I work in a factory with a lot of people who drive an hour each way for $10/hour. In most cases they or their families own property out in the middle of nowhere, so they may not have to pay rent or a mortgage, but the fuel costs have got to be eating them alive. A fair number would go for employer-provided housing, at least part of the time. Especially when we're working overtime, the ones with the longest commutes worry about their safety driving home, but there aren't a lot of affordable alternatives.

It'd work in the US as employer-provided crash space. It's probably unlikely to happen in the workplaces where it would be most useful.
posted by asperity at 10:06 PM on May 28, 2012 [1 favorite]


How had AOL not claimed his intellectual property as theirs?

This was my first concern as well. It depends on the contract he's signed with AOL. If there's any stipulation about employee use of company resources, then the kid's screwed. The AOL conglomerate can afford a team of careful lawyers.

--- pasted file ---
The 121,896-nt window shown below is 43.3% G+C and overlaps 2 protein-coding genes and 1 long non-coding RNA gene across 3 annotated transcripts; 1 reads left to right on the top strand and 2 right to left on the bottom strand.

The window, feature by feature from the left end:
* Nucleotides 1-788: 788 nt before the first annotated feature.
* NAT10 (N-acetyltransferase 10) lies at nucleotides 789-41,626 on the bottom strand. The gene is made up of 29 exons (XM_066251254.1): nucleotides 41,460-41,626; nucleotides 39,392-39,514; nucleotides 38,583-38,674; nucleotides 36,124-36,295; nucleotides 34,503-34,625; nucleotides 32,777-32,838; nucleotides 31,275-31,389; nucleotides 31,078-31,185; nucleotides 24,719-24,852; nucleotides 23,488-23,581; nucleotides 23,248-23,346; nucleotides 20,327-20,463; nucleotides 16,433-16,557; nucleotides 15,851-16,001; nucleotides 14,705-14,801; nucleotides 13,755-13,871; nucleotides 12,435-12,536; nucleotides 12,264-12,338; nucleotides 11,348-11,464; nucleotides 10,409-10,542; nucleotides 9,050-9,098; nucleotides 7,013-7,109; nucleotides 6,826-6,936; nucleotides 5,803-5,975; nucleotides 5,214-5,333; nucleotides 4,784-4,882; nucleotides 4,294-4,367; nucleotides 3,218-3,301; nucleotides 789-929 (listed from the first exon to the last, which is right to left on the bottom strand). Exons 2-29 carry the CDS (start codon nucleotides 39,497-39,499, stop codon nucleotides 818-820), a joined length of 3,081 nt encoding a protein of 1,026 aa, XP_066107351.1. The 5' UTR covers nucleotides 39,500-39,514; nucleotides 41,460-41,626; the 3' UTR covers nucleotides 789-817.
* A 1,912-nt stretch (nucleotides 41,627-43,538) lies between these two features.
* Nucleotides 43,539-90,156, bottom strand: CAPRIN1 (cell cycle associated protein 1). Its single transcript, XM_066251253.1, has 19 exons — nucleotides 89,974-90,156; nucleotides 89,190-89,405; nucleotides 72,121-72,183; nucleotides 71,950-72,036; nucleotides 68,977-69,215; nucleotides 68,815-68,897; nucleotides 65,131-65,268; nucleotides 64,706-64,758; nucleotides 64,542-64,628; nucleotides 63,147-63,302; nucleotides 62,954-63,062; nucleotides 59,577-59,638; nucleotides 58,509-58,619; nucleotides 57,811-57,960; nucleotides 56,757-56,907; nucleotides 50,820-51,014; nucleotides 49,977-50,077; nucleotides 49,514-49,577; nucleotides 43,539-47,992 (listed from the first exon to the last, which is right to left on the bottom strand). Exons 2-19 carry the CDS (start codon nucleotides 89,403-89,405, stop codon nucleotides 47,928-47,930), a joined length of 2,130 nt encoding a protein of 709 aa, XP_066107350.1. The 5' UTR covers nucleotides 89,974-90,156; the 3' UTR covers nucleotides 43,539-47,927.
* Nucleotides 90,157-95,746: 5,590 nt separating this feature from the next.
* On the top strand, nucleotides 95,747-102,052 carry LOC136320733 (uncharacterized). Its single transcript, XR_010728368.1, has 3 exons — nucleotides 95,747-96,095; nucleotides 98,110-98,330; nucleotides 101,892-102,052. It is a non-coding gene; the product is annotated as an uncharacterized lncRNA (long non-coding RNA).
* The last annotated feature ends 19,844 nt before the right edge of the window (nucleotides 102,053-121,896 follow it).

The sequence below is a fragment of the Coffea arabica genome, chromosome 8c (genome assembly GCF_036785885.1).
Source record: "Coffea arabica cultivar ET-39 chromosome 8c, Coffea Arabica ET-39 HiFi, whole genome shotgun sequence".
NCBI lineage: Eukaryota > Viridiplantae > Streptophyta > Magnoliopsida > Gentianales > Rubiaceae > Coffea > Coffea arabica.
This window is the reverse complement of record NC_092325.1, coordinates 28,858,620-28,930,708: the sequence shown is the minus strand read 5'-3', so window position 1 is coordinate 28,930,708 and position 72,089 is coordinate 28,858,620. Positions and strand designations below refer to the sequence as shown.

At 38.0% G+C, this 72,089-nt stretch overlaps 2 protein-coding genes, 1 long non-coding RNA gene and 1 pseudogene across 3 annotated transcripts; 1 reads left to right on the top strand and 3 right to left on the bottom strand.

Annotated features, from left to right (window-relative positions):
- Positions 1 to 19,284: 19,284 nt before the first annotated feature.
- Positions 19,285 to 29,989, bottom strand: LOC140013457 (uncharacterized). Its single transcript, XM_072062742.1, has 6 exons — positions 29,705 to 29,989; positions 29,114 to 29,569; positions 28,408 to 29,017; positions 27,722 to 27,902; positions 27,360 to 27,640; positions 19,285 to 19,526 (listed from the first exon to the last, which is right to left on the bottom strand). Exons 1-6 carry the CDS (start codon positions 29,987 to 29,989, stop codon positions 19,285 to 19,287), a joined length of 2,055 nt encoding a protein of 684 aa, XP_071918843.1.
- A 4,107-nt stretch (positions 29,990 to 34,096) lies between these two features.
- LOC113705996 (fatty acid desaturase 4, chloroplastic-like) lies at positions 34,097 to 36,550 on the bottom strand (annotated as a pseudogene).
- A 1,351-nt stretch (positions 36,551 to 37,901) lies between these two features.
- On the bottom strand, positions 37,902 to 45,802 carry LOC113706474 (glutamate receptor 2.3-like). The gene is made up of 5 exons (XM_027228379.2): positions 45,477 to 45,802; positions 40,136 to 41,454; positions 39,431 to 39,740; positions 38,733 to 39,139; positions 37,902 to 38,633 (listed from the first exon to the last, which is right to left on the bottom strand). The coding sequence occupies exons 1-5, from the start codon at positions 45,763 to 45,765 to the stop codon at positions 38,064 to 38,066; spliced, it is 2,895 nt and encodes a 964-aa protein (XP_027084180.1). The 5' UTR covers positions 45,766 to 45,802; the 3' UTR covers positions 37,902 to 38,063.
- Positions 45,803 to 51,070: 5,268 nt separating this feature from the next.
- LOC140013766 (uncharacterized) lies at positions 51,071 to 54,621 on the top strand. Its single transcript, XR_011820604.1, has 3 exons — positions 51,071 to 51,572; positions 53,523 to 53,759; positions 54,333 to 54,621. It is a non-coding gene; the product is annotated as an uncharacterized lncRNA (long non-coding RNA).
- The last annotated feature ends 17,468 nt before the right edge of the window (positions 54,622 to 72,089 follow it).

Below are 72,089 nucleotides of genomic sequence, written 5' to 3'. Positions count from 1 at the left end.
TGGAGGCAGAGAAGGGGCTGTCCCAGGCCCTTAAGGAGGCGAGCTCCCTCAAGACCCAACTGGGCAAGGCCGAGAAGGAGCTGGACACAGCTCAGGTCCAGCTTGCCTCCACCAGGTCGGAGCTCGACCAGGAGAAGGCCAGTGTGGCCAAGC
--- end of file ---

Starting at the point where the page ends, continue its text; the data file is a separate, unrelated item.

posted by spiderskull at 10:09 PM on May 28, 2012 [1 favorite]


This is pretty common in San Francisco, at least in the startup world. At one point I worked in a 6 story building, and when my wife was away I found it easier to just sleep in the vacant 4th floor, finish my weekly work by Thursday and go home for a long weekend.

Some dude had all his stuff stored in the same floor, I am pretty sure he lived there full time. He was in between jobs, and knew many people in my company.

Whoever owned the lease to the vacant floor started subleasing space to small three or four people startups. Just some duct tape lines on the concrete floor to mark the spaces. I know for a fact that several people were storing their stuff and sleeping there. You could know who got funding because their towels and toothbrushes would disappear from the bathroom.